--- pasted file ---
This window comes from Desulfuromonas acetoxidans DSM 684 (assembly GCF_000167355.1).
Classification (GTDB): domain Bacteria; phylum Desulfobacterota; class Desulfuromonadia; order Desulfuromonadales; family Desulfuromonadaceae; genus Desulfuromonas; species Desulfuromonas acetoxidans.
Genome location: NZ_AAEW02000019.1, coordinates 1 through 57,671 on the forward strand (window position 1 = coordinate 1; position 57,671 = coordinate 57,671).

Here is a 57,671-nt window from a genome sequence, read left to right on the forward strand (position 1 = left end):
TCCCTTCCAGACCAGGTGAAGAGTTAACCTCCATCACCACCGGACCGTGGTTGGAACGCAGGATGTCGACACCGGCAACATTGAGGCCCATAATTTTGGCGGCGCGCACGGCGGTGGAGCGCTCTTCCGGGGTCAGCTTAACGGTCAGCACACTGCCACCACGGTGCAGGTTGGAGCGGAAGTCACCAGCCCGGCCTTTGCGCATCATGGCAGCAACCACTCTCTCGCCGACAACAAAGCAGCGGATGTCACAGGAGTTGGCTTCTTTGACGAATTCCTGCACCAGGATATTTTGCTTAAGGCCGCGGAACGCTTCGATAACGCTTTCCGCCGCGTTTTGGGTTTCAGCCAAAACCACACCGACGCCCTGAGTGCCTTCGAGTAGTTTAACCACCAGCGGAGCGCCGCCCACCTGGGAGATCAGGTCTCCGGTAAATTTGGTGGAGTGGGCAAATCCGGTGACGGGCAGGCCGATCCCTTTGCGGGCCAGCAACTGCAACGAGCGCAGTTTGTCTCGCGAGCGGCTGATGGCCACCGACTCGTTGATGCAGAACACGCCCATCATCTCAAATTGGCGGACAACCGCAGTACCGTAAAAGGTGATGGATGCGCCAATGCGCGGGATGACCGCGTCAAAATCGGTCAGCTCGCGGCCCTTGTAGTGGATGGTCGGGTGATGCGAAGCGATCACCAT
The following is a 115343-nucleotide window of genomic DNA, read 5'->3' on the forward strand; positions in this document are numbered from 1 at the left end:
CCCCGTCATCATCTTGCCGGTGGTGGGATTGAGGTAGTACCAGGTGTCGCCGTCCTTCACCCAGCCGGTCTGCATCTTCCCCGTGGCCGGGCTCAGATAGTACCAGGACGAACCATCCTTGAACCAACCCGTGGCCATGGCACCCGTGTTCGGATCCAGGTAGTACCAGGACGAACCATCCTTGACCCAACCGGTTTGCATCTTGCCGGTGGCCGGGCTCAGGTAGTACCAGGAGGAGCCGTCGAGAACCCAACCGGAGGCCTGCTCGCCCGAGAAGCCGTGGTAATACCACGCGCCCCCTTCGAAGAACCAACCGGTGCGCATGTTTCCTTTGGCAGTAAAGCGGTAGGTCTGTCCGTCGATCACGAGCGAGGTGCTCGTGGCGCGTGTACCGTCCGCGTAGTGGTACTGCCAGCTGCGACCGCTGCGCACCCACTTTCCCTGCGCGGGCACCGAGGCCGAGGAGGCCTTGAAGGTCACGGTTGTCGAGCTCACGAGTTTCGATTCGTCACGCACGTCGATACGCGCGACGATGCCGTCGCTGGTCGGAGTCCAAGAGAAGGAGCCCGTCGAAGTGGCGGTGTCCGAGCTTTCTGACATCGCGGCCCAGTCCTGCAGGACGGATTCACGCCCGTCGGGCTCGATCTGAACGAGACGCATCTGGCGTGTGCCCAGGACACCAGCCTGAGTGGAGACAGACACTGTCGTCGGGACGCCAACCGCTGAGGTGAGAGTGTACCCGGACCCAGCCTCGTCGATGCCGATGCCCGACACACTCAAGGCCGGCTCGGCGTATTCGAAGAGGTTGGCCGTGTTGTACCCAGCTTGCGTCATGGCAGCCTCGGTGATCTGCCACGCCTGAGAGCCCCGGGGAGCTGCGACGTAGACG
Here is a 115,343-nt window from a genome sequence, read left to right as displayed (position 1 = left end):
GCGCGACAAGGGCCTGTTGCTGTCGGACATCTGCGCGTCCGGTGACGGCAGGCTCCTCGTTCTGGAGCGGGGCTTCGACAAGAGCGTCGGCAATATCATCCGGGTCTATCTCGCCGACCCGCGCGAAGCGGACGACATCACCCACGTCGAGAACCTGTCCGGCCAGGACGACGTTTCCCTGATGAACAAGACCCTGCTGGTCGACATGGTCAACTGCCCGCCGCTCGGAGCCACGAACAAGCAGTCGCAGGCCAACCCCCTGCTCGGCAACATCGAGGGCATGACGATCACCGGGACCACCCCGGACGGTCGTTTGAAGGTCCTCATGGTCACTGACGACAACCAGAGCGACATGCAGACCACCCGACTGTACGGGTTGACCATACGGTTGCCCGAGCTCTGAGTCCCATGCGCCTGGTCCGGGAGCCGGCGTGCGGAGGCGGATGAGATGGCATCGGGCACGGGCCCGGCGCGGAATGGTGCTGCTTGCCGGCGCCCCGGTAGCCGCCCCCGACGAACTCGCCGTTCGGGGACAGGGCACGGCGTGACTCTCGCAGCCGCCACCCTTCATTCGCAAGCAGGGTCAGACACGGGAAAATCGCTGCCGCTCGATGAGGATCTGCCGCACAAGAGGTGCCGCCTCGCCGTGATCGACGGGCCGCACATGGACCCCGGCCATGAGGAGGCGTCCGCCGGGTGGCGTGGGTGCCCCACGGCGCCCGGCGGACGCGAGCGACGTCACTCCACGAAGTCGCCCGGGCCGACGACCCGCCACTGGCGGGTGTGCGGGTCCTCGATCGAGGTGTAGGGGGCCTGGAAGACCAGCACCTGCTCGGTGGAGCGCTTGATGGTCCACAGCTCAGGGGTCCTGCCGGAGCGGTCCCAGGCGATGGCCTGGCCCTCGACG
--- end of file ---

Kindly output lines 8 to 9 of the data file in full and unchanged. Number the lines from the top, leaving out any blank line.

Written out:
Here is a 115,343-nt window from a genome sequence, read left to right as displayed (position 1 = left end):
GCGCGACAAGGGCCTGTTGCTGTCGGACATCTGCGCGTCCGGTGACGGCAGGCTCCTCGTTCTGGAGCGGGGCTTCGACAAGAGCGTCGGCAATATCATCCGGGTCTATCTCGCCGACCCGCGCGAAGCGGACGACATCACCCACGTCGAGAACCTGTCCGGCCAGGACGACGTTTCCCTGATGAACAAGACCCTGCTGGTCGACATGGTCAACTGCCCGCCGCTCGGAGCCACGAACAAGCAGTCGCAGGCCAACCCCCTGCTCGGCAACATCGAGGGCATGACGATCACCGGGACCACCCCGGACGGTCGTTTGAAGGTCCTCATGGTCACTGACGACAACCAGAGCGACATGCAGACCACCCGACTGTACGGGTTGACCATACGGTTGCCCGAGCTCTGAGTCCCATGCGCCTGGTCCGGGAGCCGGCGTGCGGAGGCGGATGAGATGGCATCGGGCACGGGCCCGGCGCGGAATGGTGCTGCTTGCCGGCGCCCCGGTAGCCGCCCCCGACGAACTCGCCGTTCGGGGACAGGGCACGGCGTGACTCTCGCAGCCGCCACCCTTCATTCGCAAGCAGGGTCAGACACGGGAAAATCGCTGCCGCTCGATGAGGATCTGCCGCACAAGAGGTGCCGCCTCGCCGTGATCGACGGGCCGCACATGGACCCCGGCCATGAGGAGGCGTCCGCCGGGTGGCGTGGGTGCCCCACGGCGCCCGGCGGACGCGAGCGACGTCACTCCACGAAGTCGCCCGGGCCGACGACCCGCCACTGGCGGGTGTGCGGGTCCTCGATCGAGGTGTAGGGGGCCTGGAAGACCAGCACCTGCTCGGTGGAGCGCTTGATGGTCCACAGCTCAGGGGTCCTGCCGGAGCGGTCCCAGGCGATGGCCTGGCCCTCGACG